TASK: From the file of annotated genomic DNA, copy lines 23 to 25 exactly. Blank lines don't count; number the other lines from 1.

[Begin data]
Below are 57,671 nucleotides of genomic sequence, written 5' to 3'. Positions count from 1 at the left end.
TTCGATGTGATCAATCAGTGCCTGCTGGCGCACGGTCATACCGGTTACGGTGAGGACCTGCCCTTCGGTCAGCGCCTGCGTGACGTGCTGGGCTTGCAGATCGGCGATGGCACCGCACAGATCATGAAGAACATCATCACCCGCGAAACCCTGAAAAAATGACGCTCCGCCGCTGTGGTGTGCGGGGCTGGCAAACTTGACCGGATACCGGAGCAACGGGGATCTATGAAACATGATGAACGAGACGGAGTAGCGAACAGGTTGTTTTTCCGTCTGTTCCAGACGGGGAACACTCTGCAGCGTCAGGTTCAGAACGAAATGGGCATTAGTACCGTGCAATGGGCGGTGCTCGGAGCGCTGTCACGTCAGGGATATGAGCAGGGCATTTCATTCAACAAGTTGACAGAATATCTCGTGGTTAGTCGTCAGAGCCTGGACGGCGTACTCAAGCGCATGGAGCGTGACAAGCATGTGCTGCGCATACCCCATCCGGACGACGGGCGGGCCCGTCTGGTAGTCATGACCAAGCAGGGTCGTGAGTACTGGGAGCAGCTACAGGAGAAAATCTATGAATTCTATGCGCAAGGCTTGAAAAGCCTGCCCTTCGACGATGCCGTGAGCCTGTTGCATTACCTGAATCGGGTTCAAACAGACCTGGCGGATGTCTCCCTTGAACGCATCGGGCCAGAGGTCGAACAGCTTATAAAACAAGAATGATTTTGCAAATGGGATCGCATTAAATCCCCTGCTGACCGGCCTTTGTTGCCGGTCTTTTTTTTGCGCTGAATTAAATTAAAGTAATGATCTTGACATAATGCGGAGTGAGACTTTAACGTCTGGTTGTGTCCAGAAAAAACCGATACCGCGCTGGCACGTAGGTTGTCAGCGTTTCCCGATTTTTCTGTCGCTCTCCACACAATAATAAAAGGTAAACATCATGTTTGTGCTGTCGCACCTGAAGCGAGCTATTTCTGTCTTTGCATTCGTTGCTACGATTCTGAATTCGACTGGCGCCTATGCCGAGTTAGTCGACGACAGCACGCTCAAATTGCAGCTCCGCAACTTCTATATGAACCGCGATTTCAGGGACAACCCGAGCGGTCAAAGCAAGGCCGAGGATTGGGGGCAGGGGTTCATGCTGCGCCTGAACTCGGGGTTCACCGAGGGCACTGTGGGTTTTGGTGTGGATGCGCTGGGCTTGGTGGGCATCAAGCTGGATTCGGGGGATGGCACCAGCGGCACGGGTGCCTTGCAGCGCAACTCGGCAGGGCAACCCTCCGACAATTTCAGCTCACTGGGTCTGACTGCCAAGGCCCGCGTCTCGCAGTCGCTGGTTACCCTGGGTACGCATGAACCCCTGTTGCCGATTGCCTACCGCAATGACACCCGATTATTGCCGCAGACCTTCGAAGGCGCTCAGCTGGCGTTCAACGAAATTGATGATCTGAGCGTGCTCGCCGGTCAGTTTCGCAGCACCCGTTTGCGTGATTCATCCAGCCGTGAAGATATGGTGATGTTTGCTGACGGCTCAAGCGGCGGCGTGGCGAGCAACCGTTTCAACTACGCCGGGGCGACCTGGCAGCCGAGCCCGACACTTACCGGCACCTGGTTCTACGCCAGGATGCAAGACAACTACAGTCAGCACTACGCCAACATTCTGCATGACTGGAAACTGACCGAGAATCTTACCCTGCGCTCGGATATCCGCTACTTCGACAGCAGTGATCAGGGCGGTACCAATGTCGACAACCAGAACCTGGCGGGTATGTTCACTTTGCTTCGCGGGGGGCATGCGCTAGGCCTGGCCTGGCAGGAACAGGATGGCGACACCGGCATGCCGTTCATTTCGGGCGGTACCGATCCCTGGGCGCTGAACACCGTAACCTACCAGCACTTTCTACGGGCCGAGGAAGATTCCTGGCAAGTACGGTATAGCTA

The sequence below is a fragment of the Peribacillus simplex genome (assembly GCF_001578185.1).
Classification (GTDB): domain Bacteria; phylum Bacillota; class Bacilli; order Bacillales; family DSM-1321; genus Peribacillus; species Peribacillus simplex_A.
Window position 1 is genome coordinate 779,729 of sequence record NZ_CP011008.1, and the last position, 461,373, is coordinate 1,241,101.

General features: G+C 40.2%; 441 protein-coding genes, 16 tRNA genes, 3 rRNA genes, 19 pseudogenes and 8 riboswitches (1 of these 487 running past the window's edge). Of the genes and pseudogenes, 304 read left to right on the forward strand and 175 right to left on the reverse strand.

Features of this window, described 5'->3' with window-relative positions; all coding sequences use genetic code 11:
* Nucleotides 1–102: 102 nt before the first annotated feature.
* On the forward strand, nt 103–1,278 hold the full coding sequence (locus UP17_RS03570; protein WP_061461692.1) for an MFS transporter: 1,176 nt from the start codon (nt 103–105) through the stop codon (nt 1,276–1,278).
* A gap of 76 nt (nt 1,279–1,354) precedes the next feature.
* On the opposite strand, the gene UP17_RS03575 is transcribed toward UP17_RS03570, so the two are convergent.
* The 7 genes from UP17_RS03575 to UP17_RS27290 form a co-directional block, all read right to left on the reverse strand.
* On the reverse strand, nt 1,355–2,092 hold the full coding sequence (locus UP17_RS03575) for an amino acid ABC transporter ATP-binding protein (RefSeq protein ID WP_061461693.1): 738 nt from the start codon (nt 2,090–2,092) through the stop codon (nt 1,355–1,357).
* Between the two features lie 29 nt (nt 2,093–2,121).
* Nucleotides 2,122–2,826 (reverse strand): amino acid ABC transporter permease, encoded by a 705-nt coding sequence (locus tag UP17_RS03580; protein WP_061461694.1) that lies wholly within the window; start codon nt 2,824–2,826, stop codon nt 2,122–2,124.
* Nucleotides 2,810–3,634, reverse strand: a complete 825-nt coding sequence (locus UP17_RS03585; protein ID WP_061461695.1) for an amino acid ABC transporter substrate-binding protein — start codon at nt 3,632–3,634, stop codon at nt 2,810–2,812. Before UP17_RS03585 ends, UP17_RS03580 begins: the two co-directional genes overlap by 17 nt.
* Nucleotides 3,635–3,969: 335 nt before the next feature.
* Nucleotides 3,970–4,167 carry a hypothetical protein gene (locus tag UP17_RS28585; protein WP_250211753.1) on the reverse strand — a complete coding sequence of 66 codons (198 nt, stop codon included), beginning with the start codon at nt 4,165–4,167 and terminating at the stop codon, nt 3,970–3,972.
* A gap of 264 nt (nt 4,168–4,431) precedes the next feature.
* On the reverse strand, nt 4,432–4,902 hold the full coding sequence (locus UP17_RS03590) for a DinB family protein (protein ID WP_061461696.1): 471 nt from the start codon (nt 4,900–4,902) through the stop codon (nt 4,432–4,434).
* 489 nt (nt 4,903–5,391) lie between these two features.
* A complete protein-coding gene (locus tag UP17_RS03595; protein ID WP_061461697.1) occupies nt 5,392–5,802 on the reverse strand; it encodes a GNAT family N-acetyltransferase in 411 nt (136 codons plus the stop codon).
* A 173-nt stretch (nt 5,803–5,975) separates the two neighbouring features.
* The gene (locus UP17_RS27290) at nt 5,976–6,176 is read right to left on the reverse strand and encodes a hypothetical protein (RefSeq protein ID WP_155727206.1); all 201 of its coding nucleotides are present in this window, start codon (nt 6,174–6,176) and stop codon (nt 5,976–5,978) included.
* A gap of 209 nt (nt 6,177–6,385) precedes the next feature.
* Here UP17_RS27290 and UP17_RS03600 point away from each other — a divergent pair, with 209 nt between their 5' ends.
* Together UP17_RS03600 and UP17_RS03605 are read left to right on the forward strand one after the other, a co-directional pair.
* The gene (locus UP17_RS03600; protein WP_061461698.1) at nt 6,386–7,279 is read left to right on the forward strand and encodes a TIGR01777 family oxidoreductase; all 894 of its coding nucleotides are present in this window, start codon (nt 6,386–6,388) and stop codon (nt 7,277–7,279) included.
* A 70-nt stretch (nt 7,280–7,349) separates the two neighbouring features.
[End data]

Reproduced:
* A 173-nt stretch (nt 5,803–5,975) separates the two neighbouring features.
* The gene (locus UP17_RS27290) at nt 5,976–6,176 is read right to left on the reverse strand and encodes a hypothetical protein (RefSeq protein ID WP_155727206.1); all 201 of its coding nucleotides are present in this window, start codon (nt 6,174–6,176) and stop codon (nt 5,976–5,978) included.
* A gap of 209 nt (nt 6,177–6,385) precedes the next feature.